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Council's Demands Would Kill Arena and Cost 3,500 Jobs

Tuesday July 18, 2006

Mayor Abramson To Veto Council’s Resolution, Offers Solution

Mayor Abramson at the Arena Press Conference on July 18, 2006The Louisville Metro Council’s demands for extensive construction hiring guarantees would doom the downtown arena project and cost the region more than 3,500 jobs in construction and operation of the riverfront facility, Mayor Jerry Abramson said today.

In a diverse display of unity, Gov. Ernie Fletcher, Arena Authority members, business leaders and minority- and women-owned business representatives joined Abramson today at Louisville Slugger Field to urge Louisville Metro Council members to live up to their promise to fund Louisville’s share of the economic development project.

Abramson announced he is vetoing the amended agreement passed last week by a divided Metro Council and will send over a revised agreement that includes guarantees for fair labor practices, market-rate wages and minimum participation for minority and female workers. The revised agreement has the support of the governor and Greater Louisville Inc., the metro chamber of commerce.

Gov. Fletcher reaffirmed his belief that the construction hiring terms added by the Metro Council, known as a project labor agreement, violate state laws designed to guarantee a level playing field for workers and would make it impossible to issue $75 million in state bonds to begin the project.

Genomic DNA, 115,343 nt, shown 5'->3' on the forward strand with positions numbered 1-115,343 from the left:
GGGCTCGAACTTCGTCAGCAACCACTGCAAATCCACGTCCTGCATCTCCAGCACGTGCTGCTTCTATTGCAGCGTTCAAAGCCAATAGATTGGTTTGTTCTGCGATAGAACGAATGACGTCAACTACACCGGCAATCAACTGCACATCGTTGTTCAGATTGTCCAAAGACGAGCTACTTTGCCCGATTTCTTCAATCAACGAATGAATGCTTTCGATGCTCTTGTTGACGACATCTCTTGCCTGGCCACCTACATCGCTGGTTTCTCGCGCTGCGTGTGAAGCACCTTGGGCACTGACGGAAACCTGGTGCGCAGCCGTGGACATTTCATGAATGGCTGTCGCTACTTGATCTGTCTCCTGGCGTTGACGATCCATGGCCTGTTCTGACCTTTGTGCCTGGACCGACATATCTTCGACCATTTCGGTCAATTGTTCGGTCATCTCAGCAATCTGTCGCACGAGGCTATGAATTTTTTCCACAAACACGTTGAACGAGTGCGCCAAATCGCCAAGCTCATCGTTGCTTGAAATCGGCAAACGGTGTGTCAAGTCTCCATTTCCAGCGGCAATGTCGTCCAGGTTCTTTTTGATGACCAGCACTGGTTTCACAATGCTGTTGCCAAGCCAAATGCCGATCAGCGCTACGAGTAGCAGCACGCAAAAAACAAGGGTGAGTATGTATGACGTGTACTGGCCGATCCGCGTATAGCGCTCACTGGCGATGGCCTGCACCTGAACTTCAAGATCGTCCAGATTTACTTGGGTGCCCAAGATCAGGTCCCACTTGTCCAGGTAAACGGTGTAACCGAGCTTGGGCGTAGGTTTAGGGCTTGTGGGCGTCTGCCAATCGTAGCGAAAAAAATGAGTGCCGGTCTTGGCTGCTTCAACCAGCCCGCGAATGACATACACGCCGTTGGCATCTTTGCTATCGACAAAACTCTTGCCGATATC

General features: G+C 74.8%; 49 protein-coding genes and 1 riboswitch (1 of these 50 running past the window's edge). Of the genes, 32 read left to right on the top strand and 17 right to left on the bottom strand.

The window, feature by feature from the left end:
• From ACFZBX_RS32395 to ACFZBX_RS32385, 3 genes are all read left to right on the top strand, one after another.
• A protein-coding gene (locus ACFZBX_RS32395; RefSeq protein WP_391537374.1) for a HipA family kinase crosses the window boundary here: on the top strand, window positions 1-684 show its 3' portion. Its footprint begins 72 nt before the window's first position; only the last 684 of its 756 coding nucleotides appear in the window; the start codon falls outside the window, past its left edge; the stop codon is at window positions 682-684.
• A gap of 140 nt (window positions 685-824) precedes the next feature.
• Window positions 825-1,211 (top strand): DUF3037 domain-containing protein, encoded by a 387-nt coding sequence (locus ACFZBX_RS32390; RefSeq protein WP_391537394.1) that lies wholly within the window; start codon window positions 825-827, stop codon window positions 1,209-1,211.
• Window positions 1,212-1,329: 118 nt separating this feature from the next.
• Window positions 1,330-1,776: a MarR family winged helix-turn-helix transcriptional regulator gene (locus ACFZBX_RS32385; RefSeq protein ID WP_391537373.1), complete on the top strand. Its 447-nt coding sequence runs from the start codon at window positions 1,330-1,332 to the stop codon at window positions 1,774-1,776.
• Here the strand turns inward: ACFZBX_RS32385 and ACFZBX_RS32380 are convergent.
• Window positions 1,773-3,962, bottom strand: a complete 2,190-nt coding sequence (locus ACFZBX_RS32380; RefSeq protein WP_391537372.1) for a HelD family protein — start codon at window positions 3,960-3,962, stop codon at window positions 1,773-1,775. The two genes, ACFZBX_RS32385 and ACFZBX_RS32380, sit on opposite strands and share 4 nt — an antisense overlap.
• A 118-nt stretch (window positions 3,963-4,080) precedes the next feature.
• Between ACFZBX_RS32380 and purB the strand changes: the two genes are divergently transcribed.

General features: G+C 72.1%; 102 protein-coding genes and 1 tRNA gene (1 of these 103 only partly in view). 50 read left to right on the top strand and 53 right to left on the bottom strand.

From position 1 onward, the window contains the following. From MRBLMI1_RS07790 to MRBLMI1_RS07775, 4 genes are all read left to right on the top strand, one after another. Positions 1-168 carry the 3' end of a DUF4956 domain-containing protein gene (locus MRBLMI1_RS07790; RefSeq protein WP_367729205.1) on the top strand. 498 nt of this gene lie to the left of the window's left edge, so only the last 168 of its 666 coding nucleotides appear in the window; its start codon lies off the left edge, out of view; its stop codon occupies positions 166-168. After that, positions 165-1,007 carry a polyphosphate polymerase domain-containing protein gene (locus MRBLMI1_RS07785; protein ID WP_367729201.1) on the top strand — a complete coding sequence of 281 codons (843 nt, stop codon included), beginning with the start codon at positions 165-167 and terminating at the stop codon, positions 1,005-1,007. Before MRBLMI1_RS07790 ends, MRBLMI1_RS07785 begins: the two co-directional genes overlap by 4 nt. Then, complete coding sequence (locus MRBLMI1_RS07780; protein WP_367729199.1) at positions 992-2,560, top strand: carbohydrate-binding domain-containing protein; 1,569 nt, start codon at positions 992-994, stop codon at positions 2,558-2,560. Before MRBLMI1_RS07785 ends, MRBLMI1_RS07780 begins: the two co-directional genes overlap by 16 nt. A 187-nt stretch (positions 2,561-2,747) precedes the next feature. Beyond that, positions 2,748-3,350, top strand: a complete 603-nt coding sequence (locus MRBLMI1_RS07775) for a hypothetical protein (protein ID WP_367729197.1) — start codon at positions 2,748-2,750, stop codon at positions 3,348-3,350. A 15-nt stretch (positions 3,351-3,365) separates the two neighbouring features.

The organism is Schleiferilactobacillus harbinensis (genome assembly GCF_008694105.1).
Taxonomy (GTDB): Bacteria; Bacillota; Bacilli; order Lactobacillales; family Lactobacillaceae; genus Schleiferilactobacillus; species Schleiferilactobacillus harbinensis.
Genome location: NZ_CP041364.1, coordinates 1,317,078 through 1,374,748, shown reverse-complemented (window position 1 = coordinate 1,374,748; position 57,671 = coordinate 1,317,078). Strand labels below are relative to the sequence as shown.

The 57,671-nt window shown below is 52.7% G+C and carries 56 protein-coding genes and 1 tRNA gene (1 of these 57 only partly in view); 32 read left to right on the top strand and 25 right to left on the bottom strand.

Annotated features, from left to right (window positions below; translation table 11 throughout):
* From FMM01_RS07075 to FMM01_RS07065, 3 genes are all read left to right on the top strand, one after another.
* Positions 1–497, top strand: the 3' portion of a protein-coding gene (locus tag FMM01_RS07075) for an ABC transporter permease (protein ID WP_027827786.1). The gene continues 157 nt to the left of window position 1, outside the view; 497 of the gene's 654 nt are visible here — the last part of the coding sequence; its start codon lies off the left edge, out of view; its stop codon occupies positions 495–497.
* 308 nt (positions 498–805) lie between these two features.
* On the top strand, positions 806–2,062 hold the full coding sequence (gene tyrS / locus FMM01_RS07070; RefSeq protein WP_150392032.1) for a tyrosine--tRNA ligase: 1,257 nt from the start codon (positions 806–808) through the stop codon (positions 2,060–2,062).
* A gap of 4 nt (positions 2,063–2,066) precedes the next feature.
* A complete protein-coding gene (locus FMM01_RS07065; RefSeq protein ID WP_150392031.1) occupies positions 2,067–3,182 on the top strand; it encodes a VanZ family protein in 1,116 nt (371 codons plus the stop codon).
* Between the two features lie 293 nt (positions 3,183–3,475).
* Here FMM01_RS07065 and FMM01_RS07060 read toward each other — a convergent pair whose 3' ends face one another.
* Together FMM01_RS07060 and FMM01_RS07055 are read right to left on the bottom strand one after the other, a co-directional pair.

Louisville Arena RenderingBusiness leaders, who have collectively pledged tens of millions of dollars toward funding for a downtown multipurpose arena, are concerned that the council's requirements for a union labor agreement would bring a high degree of uncertainty to public sector financing for the project.

“The council’s actions – whether intended or unintended – threaten the very future of this important project,” Abramson said. “And I’m going to do all that I can to make sure our council members and the 700,000 people we represent know what’s at stake.”

The Commonwealth of Kentucky, the Arena Authority and the business community are guaranteeing funding for about 70 percent of the money required to build the arena. Abramson and the Louisville Metro Council have previously pledged to provide 30 percent of the project’s cost, revenue generated from increased economic activity from the arena and downtown parking receipts.

Abramson used the empty seats at Slugger Field to illustrate the magnitude of the jobs at stake – an estimated 2,700 construction jobs over the next three years and nearly 800 permanent jobs when the arena is complete.

“If the council refuses to work with our financing partners, those seats will remain as empty as they are today,” Abramson said. “There will be no arena project. There will be no jobs for anyone – male or female, minority or majority, union or non-union.”

The revised agreement will include several changes made by the council and supported by the financial partners:

  • Guaranteeing prevailing wage (market-rate pay) for each trade involved in the project;

  • Establishing a goal of at least 20 percent minority participation and 5 percent women participation for employees and contractors;

  • Providing opportunities for both union and non-union employees and contractors;

  • Establishing a goal of 75 percent of arena construction jobs for Kentucky and Indiana residents, and a goal of at least 60 percent reserved for residents of the Louisville Metropolitan Statistical Area; and

  • Establishing a committee convened by the Louisville Urban League and Justice Resource Center to assist with recruitment and training of minorities and verification of appropriate minority participation.

“I’m asking our Metro Council members to carefully consider their actions,” Abramson said. “It’s time to put aside partisanship, to resist those who favor brinksmanship and to show true leadership for our community and our state.”